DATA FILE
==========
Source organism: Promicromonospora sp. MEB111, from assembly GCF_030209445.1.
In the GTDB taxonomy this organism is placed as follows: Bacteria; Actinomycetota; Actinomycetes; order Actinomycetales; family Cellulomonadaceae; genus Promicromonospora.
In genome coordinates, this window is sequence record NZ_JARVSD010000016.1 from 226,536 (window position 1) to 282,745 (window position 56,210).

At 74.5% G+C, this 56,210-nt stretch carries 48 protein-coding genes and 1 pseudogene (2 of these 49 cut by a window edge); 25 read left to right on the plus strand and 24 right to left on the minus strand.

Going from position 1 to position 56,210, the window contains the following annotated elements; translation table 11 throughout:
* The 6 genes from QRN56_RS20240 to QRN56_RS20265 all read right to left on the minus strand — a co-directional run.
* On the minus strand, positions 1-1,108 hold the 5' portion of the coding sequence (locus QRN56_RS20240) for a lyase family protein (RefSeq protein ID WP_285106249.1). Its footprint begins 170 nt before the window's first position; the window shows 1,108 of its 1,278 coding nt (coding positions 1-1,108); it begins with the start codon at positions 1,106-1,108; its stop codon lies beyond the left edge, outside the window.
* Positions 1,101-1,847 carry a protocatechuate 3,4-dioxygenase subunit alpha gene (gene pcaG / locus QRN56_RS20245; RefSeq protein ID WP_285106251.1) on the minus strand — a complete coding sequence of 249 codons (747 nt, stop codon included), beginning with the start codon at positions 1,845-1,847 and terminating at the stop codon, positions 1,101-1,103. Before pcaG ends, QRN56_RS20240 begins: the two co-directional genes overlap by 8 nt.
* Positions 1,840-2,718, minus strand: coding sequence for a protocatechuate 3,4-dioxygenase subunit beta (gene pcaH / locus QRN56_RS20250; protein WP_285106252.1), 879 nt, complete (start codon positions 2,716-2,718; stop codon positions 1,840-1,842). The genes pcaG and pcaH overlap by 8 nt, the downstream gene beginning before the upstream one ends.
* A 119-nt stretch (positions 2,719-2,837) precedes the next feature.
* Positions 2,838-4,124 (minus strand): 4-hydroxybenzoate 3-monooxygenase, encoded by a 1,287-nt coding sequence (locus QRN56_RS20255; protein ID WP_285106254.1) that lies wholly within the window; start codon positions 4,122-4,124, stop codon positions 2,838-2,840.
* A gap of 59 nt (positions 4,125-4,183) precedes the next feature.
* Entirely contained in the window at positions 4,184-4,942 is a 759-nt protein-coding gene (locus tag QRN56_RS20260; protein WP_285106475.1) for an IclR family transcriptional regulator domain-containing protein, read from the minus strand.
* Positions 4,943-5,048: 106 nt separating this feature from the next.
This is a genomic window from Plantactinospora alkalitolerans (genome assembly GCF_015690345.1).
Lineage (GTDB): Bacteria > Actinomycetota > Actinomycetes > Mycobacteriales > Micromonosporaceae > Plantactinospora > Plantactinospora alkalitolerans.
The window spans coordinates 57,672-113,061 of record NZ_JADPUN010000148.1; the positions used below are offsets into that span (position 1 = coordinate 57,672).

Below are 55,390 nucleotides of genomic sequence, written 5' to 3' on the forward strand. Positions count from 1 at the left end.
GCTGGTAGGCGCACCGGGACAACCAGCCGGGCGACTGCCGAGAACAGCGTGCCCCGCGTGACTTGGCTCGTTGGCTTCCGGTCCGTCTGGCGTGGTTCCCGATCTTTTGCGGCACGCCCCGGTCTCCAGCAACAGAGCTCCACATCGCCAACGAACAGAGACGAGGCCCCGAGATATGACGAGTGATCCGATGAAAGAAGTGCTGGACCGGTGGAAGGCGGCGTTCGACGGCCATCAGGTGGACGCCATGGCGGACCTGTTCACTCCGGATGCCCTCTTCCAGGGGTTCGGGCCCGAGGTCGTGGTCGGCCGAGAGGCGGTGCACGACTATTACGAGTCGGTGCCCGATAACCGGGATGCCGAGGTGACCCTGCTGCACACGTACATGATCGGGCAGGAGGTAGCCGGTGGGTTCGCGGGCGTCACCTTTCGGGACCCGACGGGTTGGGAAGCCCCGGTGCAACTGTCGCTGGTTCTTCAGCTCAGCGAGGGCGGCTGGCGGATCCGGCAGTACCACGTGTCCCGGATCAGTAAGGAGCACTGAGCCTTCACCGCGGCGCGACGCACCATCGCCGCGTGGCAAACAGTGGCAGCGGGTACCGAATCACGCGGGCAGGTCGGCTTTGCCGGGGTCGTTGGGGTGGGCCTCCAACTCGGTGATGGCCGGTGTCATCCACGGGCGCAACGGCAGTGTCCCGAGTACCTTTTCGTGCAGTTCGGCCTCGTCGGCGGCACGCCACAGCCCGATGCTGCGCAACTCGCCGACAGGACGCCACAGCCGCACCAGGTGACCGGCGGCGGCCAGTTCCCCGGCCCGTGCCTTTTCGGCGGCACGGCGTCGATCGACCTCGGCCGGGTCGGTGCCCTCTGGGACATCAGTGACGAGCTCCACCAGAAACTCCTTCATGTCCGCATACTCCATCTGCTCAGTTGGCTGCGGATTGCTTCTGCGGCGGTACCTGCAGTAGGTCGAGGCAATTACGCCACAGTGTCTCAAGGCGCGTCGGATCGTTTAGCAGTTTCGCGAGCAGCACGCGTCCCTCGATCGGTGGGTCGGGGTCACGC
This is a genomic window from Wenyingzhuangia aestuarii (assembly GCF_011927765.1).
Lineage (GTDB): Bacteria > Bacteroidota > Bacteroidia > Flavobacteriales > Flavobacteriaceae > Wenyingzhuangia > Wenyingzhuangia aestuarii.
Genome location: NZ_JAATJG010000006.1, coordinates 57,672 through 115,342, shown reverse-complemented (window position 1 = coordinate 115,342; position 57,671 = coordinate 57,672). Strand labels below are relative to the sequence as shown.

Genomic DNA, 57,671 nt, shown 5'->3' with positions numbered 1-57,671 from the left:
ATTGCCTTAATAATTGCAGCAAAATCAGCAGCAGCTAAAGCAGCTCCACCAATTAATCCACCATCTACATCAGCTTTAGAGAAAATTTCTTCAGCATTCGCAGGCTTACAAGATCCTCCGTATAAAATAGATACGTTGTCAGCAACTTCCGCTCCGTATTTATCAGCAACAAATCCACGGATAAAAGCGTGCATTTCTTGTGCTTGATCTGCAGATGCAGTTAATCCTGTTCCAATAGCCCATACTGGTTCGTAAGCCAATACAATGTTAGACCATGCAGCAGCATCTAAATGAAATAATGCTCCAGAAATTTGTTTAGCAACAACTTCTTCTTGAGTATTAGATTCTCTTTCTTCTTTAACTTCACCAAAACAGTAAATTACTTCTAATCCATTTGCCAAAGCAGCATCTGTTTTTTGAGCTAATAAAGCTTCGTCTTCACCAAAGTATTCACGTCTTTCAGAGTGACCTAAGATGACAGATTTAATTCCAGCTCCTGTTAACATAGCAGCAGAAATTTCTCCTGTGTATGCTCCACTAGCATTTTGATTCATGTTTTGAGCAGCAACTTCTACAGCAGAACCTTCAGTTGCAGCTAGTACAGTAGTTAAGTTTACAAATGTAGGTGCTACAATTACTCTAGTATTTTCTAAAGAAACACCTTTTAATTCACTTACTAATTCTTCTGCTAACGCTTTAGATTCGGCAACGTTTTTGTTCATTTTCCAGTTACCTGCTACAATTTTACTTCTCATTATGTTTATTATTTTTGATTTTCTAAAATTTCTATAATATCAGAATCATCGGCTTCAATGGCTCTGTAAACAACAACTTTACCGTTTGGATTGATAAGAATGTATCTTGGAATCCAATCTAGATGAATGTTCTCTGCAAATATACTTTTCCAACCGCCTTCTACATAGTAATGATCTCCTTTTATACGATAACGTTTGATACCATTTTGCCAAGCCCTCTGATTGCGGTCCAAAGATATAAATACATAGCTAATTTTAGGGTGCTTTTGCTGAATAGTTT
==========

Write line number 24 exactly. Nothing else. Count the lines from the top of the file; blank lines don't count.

ATTGCCTTAATAATTGCAGCAAAATCAGCAGCAGCTAAAGCAGCTCCACCAATTAATCCACCATCTACATCAGCTTTAGAGAAAATTTCTTCAGCATTCGCAGGCTTACAAGATCCTCCGTATAAAATAGATACGTTGTCAGCAACTTCCGCTCCGTATTTATCAGCAACAAATCCACGGATAAAAGCGTGCATTTCTTGTGCTTGATCTGCAGATGCAGTTAATCCTGTTCCAATAGCCCATACTGGTTCGTAAGCCAATACAATGTTAGACCATGCAGCAGCATCTAAATGAAATAATGCTCCAGAAATTTGTTTAGCAACAACTTCTTCTTGAGTATTAGATTCTCTTTCTTCTTTAACTTCACCAAAACAGTAAATTACTTCTAATCCATTTGCCAAAGCAGCATCTGTTTTTTGAGCTAATAAAGCTTCGTCTTCACCAAAGTATTCACGTCTTTCAGAGTGACCTAAGATGACAGATTTAATTCCAGCTCCTGTTAACATAGCAGCAGAAATTTCTCCTGTGTATGCTCCACTAGCATTTTGATTCATGTTTTGAGCAGCAACTTCTACAGCAGAACCTTCAGTTGCAGCTAGTACAGTAGTTAAGTTTACAAATGTAGGTGCTACAATTACTCTAGTATTTTCTAAAGAAACACCTTTTAATTCACTTACTAATTCTTCTGCTAACGCTTTAGATTCGGCAACGTTTTTGTTCATTTTCCAGTTACCTGCTACAATTTTACTTCTCATTATGTTTATTATTTTTGATTTTCTAAAATTTCTATAATATCAGAATCATCGGCTTCAATGGCTCTGTAAACAACAACTTTACCGTTTGGATTGATAAGAATGTATCTTGGAATCCAATCTAGATGAATGTTCTCTGCAAATATACTTTTCCAACCGCCTTCTACATAGTAATGATCTCCTTTTATACGATAACGTTTGATACCATTTTGCCAAGCCCTCTGATTGCGGTCCAAAGATATAAATACATAGCTAATTTTAGGGTGCTTTTGCTGAATAGTTT